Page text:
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Opinion: Same Broken Immigration Policy

Immigrants are paying the price for political games

Editor's Note

Steve Palopoli Profile Photo

The last time we did a cover story about the Deferred Action for Childhood Arrivals program—better known as DACA—and the Dream Act, it was 2019. In so many ways, it was a very different time. Much of the story was about the fallout after then-President Donald Trump declared an end to DACA, as part of his extreme anti-immigrant agenda. Activists from Santa Cruz were traveling to Washington D.C. and other cities to protest Trump’s dismantling of the program.

But Aiyana Moya’s cover story this week reveals that the more things change, the more they stay the same. Just as DACA recipients then faced numerous ups and downs (a year after Trump ended the program, federal courts ordered him to reinstate it—but only for renewals), so do they face the same jarring mixed messages today. In June of 2020, the Supreme Court found that Trump’s decision was unlawful, and they vacated the Department of Homeland Security memo rescinding DACA. However, this year’s developments virtually negated the Supreme Court’s negation, as you’ll read in the story. More than just a much-needed “what is the state of DACA” explainer, Moya’s story delves deep into the history of DACA and the Dream Act to show the long and twisted path that got us to the sorry state of our immigration policy today.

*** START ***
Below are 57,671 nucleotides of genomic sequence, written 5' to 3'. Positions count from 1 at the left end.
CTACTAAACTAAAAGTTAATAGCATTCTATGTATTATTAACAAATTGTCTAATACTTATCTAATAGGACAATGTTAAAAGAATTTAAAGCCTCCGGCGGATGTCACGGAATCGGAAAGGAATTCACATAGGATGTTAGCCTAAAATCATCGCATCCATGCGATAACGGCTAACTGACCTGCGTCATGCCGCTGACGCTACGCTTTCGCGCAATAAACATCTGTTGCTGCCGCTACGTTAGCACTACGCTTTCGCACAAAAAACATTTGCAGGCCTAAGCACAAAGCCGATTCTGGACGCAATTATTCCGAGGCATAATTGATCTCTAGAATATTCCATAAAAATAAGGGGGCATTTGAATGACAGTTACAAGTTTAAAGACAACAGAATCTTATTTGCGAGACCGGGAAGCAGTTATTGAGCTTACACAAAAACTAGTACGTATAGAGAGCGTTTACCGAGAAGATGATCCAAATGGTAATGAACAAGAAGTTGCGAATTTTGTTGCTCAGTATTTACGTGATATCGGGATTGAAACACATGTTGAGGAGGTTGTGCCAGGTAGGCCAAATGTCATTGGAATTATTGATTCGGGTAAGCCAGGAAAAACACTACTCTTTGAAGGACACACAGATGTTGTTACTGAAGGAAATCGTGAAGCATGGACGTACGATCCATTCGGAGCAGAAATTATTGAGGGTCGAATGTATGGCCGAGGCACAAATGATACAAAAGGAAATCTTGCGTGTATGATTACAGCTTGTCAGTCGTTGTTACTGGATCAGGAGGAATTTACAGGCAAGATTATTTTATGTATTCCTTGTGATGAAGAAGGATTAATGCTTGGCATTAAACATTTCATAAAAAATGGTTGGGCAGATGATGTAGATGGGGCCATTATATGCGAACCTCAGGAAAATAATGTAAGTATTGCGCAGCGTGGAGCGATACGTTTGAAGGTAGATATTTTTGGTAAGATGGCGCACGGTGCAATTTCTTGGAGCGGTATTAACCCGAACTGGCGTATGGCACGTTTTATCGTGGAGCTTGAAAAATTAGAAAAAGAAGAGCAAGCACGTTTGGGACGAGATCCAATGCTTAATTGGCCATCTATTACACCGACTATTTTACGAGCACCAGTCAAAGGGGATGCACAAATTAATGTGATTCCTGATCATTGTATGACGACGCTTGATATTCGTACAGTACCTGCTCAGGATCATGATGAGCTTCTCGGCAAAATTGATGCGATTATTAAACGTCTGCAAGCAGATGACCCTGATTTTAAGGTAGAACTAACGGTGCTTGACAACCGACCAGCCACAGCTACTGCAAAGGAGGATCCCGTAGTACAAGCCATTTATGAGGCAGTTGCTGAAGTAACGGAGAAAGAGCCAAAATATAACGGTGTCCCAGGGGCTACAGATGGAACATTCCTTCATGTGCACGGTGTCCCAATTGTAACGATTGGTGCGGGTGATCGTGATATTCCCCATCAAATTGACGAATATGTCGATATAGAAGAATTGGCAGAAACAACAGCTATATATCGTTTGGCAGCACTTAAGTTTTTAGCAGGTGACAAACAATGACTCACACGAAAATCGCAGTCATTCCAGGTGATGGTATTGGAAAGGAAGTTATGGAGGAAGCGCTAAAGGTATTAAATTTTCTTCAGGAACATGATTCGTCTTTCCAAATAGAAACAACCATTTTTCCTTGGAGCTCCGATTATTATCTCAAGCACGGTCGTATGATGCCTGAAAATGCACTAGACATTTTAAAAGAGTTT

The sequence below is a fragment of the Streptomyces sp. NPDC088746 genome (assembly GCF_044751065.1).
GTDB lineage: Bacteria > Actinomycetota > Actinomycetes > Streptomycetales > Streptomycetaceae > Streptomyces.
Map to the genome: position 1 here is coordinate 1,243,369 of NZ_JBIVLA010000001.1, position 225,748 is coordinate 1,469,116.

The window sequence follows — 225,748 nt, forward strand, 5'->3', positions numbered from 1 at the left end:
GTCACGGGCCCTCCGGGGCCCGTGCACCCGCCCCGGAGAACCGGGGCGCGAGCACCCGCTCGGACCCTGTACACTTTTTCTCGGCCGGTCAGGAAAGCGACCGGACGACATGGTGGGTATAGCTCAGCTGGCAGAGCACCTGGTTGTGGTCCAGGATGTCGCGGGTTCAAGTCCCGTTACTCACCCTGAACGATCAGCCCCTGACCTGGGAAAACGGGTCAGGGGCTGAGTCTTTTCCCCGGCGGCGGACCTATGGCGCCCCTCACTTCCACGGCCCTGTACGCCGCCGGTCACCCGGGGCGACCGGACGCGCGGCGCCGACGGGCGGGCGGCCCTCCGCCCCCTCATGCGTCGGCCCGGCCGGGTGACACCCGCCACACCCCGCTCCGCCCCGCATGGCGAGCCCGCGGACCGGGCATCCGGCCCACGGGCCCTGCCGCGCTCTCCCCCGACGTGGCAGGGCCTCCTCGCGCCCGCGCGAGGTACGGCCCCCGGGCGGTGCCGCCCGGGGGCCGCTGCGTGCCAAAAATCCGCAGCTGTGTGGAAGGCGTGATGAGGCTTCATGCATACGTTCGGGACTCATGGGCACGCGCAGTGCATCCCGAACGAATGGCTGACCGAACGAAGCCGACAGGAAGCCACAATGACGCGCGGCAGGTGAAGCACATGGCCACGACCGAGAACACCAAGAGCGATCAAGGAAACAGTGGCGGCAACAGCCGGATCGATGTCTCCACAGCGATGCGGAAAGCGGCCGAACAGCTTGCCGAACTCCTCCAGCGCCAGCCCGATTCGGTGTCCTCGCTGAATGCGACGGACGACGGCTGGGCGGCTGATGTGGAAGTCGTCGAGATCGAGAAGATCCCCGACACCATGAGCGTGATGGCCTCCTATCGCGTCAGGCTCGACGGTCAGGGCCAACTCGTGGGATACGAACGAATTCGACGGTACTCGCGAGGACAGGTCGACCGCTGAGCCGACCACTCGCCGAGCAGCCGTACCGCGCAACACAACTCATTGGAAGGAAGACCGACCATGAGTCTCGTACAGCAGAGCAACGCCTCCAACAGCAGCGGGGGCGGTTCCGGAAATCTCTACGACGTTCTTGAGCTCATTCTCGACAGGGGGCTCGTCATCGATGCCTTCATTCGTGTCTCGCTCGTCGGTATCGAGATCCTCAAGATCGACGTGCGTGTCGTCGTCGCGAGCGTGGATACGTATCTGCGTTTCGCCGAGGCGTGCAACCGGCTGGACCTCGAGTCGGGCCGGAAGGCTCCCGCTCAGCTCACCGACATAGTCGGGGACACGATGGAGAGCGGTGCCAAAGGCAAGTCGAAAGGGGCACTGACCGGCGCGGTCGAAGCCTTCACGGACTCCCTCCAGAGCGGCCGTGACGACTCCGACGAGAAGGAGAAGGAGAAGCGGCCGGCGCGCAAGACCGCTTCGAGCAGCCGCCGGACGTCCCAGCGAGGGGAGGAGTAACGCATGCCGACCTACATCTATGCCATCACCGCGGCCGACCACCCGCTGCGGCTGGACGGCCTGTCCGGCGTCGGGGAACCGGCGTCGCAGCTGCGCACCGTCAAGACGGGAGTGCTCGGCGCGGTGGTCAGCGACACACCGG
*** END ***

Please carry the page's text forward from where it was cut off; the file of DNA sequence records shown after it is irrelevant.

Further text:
A quick Santa Cruz Gives update: over the weekend, we surpassed our total amount raised last year ($709,617)—with almost an entire month to go. Check out Erin Malsbury’s excellent story in this issue on some of the Gives groups working on sustainability issues, and then go to santacruzgives.org to donate!

 

STEVE PALOPOLI | EDITOR-IN-CHIEF

Letters to the Editor

Read the latest letters to the editor here.

Correction

The Nov. 23 cover story “The Secret History of Santa Cruz Hip-Hop,” incorrectly stated that DJ Kazzeo brought Cypress Hill to Santa Cruz in 1991 and 1992. The shows were booked by F-Force Productions, headed by Frank Sosa. We regret the error.

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